My initial session with Julian was comfortably into its second half hour and, to that point in our getting-to-know-you tete-a-tete, the two of us had scarcely scratched the surface of gender identity conflict, an issue very few understand and even fewer experience.
He was the second psychologist, and only the third person, with whom I had shared the secret of my soul.
“What I’m looking at right now,” he said, leaning forward from behind a modest desk, as if to punctuate his comment, “is an attractive, very feminine-looking woman.”
He paused, ever so briefly, staring at me in my pink sweater, black skirt and black tights. I tilted my head every so slightly to the right and delicately swept at a few strands of my long, light-brown hair, whisking them from my face with a wave of my right hand.
“But what,” Julian continued, “are you going to do about your voice?”
My voice? What about my voice? What’s wrong with it? Is it too high? Is it too low? I had not, until that moment, lent thought to my voice, in the sense that it might be a deal-breaker in my male-to-female journey, which had barely just begun.
“I didn’t realize I had to do something about my voice,” I replied, puzzled and somewhat defensive. “My voice is my voice.”
I shrugged. He smiled.
“Good,” he said. “If you’re comfortable with your voice, that’s good. That’s all the really matters.”
We parted shortly thereafter and I gave ponder to our chat.
These sessions, be advised, can be extremely stressful and intimidating. I mean, it is an undressing. You are stripping yourself naked. In front of a stranger. You are peeling back layer after layer after layer of yourself, from the confusion of why you are putting on a dress at eight years of age, to the shame, to the self-doubt, to the guilt, to the self-loathing, to the paranoia, to the insecurities of appearance, to the sometimes crippling fear and beyond.
At the outset, you wonder if you will be taken seriously. Or will you be dismissed as a bit of a nutbar, like Cpl. Klinger on M*A*S*H?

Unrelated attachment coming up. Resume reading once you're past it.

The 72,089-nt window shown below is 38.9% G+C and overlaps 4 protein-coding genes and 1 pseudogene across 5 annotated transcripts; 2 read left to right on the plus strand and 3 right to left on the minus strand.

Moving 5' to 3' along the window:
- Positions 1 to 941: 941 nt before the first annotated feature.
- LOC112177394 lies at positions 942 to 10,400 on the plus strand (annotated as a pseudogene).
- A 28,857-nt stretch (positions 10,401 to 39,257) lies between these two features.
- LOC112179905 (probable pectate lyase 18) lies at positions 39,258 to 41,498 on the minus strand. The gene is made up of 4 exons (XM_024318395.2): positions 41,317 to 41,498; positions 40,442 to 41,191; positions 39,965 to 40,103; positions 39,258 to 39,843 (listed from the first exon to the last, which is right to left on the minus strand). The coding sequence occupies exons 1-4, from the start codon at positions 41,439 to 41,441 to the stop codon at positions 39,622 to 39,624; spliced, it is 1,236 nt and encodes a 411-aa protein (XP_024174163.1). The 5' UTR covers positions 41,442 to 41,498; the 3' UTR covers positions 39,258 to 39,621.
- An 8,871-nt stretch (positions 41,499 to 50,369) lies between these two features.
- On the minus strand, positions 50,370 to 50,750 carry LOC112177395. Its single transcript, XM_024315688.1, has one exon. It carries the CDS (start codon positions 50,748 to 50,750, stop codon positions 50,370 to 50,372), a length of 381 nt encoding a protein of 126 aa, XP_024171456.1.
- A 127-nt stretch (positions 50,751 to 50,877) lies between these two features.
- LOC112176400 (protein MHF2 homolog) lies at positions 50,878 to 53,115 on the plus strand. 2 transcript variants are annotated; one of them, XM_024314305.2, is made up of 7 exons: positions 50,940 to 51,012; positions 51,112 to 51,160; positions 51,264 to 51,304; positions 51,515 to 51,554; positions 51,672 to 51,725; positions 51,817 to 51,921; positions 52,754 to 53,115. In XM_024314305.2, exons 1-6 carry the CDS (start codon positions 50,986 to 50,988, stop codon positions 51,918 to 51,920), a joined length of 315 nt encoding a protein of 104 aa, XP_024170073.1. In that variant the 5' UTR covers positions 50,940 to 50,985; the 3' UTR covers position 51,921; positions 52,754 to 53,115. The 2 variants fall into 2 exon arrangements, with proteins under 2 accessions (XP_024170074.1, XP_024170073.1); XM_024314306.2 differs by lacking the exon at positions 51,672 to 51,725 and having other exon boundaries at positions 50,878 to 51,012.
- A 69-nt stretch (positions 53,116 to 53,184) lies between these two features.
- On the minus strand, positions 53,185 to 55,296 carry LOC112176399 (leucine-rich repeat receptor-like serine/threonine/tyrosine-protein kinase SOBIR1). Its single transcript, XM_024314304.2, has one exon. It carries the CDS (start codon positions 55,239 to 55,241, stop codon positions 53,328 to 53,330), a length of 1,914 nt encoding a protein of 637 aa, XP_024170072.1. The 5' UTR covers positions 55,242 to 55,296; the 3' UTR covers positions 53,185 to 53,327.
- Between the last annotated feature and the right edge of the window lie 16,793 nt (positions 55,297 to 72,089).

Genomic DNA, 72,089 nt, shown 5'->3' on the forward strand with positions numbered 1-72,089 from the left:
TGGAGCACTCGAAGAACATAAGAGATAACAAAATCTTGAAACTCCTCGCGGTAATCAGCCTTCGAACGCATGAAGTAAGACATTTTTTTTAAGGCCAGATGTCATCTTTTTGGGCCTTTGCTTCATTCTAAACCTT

But after that first exchange with Julian, all thoughts led to my voice. No matter his intentions, his remark stuck to my consciousness like the remains of so many bugs on a car windshield. How, I repeatedly asked myself as I made the short drive home and a subsequent stroll to my local eatery/watering hole, can I spend the rest of my life living as a woman if a bloke pops out each time I open my mouth? I was allowing Julian’s issue to be my issue.
When a server arrived to take my order, she was pleasant, as always.
“What can I get you?” she asked with a smile.
I hesitated. It was as if I had just swallowed a mouthful of glue.
“Um,” I stammered, my lips and tongue not prepared to work in agreement, “um…ya, sure, that’d be great.”
As the server walked away, it registered immediately that I had been afraid to speak. I feared my own voice. Oh, the angst…for about five minutes. I quickly realized that she really didn’t give a dang what I sounded like. To my knowledge, nobody did. Why Julian had planted that seed of second-thought in my head remains a mystery to this day, but my voice was an insecurity that had a very, very short life span. I refused to give in to nagging notions about it.
I remember thinking about Lauren Bacall that day so many years ago, how her voice was considered huskily mannish by many yet, at the same time, sultry and oh so sexy. Thanks to the legendary actress, I decided that my voice was, and is, just fine.
It’s no different than the clothing I wear. Or my hair. I like to dress and look nice. I care about my appearance, but not to any degree of obsession. And I don’t dress or wear my hair in a certain style to satisfy the expectations or dictates of others.
Oh, sure, it’s lovely when another woman compliments me on my outfit or tresses. I mean, go ahead. Make my day. But I have a certain style because it’s the style that comes naturally to me, a style that remained hidden in my mind’s closet during all those years of having to wear blue jeans, ball caps and sneakers.
There are those who believe transgender individuals are living in disguise. A masquerade, if you will. That it’s nothing but a con job. Truth is, it’s actually the opposite.
Being transgender isn’t about fooling someone, it’s about being someone.